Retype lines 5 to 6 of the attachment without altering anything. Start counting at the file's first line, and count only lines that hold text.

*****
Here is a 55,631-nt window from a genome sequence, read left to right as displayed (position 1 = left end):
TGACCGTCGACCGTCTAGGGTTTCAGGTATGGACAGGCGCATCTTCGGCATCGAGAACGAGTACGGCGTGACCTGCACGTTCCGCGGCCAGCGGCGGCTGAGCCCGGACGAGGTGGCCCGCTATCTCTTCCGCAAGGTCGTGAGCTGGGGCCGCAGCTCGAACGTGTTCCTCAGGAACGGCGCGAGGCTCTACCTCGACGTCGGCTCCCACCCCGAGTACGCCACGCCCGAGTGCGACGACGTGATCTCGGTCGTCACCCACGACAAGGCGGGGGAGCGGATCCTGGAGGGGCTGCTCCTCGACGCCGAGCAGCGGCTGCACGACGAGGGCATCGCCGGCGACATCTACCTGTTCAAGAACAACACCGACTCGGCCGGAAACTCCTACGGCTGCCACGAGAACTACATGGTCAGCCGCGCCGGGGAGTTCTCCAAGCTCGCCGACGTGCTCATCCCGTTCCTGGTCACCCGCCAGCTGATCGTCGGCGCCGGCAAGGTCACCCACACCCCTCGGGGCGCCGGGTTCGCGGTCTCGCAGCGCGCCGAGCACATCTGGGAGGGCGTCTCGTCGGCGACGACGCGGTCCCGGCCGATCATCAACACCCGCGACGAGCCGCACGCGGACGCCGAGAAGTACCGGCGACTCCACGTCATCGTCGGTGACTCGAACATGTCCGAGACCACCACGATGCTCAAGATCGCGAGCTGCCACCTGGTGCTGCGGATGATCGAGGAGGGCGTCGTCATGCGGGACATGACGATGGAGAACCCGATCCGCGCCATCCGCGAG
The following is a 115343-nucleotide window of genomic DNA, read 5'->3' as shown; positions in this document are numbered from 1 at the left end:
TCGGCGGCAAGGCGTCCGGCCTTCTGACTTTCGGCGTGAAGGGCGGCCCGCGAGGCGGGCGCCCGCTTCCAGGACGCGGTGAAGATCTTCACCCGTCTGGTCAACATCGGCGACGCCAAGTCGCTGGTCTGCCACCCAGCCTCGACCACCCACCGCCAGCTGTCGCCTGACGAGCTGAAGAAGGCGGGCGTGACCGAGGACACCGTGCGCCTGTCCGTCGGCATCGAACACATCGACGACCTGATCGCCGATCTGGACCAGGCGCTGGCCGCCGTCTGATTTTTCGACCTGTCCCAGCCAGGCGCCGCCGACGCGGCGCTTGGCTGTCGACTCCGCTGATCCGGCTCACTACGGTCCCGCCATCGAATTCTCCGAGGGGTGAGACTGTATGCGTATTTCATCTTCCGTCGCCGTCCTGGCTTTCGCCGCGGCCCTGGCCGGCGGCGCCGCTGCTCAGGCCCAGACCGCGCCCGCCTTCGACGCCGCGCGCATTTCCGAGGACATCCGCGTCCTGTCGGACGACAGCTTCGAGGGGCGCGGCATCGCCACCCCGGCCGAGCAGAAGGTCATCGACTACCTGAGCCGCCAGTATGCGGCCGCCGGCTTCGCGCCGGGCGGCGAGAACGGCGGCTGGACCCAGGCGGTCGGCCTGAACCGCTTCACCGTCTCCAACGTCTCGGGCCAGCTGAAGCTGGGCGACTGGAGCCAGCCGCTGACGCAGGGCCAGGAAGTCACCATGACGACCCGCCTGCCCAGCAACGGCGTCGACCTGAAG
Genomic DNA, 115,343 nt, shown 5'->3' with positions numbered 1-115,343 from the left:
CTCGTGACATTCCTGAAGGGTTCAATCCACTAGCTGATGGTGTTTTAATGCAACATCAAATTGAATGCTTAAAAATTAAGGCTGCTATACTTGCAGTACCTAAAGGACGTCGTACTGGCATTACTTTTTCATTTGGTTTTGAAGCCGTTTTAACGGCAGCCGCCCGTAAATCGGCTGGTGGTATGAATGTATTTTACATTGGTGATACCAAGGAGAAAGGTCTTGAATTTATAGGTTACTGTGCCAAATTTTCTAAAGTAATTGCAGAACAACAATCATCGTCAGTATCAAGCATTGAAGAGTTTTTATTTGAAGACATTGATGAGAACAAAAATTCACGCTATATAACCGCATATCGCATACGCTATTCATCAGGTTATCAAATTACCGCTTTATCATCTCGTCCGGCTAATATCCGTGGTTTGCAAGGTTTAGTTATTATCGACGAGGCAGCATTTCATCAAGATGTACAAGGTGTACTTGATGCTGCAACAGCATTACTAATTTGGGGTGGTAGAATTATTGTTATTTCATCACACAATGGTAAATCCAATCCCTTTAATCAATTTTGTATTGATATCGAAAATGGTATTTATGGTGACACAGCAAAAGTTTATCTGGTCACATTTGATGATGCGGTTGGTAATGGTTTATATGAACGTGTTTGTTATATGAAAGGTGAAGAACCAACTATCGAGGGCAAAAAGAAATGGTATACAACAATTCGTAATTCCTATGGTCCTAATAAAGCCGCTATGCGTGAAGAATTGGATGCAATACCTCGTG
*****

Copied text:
Genomic DNA, 115,343 nt, shown 5'->3' with positions numbered 1-115,343 from the left:
CTCGTGACATTCCTGAAGGGTTCAATCCACTAGCTGATGGTGTTTTAATGCAACATCAAATTGAATGCTTAAAAATTAAGGCTGCTATACTTGCAGTACCTAAAGGACGTCGTACTGGCATTACTTTTTCATTTGGTTTTGAAGCCGTTTTAACGGCAGCCGCCCGTAAATCGGCTGGTGGTATGAATGTATTTTACATTGGTGATACCAAGGAGAAAGGTCTTGAATTTATAGGTTACTGTGCCAAATTTTCTAAAGTAATTGCAGAACAACAATCATCGTCAGTATCAAGCATTGAAGAGTTTTTATTTGAAGACATTGATGAGAACAAAAATTCACGCTATATAACCGCATATCGCATACGCTATTCATCAGGTTATCAAATTACCGCTTTATCATCTCGTCCGGCTAATATCCGTGGTTTGCAAGGTTTAGTTATTATCGACGAGGCAGCATTTCATCAAGATGTACAAGGTGTACTTGATGCTGCAACAGCATTACTAATTTGGGGTGGTAGAATTATTGTTATTTCATCACACAATGGTAAATCCAATCCCTTTAATCAATTTTGTATTGATATCGAAAATGGTATTTATGGTGACACAGCAAAAGTTTATCTGGTCACATTTGATGATGCGGTTGGTAATGGTTTATATGAACGTGTTTGTTATATGAAAGGTGAAGAACCAACTATCGAGGGCAAAAAGAAATGGTATACAACAATTCGTAATTCCTATGGTCCTAATAAAGCCGCTATGCGTGAAGAATTGGATGCAATACCTCGTG